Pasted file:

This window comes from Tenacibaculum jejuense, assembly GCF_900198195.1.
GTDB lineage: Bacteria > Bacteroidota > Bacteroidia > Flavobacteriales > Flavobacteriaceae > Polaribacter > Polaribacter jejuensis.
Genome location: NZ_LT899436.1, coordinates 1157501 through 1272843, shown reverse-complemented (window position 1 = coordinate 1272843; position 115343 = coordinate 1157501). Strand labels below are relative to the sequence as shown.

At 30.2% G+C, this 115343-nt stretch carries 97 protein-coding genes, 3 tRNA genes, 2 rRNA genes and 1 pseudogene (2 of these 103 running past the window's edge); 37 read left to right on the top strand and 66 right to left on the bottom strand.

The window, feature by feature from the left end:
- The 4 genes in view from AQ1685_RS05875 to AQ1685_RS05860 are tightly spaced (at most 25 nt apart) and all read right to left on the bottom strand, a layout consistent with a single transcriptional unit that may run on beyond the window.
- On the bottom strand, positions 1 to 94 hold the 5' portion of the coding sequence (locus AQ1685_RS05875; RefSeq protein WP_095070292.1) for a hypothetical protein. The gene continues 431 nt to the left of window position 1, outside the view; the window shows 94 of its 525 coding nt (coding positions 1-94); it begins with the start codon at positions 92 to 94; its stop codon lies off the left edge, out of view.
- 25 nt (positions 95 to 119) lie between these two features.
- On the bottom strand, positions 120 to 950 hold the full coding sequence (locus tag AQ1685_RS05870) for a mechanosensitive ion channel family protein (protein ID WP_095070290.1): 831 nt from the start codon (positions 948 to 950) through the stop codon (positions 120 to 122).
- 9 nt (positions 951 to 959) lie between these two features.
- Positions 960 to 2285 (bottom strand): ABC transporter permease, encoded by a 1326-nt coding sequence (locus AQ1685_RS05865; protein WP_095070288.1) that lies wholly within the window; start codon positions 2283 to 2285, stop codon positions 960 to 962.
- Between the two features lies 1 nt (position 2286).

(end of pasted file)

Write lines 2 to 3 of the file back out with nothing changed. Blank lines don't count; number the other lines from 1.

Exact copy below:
GTDB lineage: Bacteria > Bacteroidota > Bacteroidia > Flavobacteriales > Flavobacteriaceae > Polaribacter > Polaribacter jejuensis.
Genome location: NZ_LT899436.1, coordinates 1157501 through 1272843, shown reverse-complemented (window position 1 = coordinate 1272843; position 115343 = coordinate 1157501). Strand labels below are relative to the sequence as shown.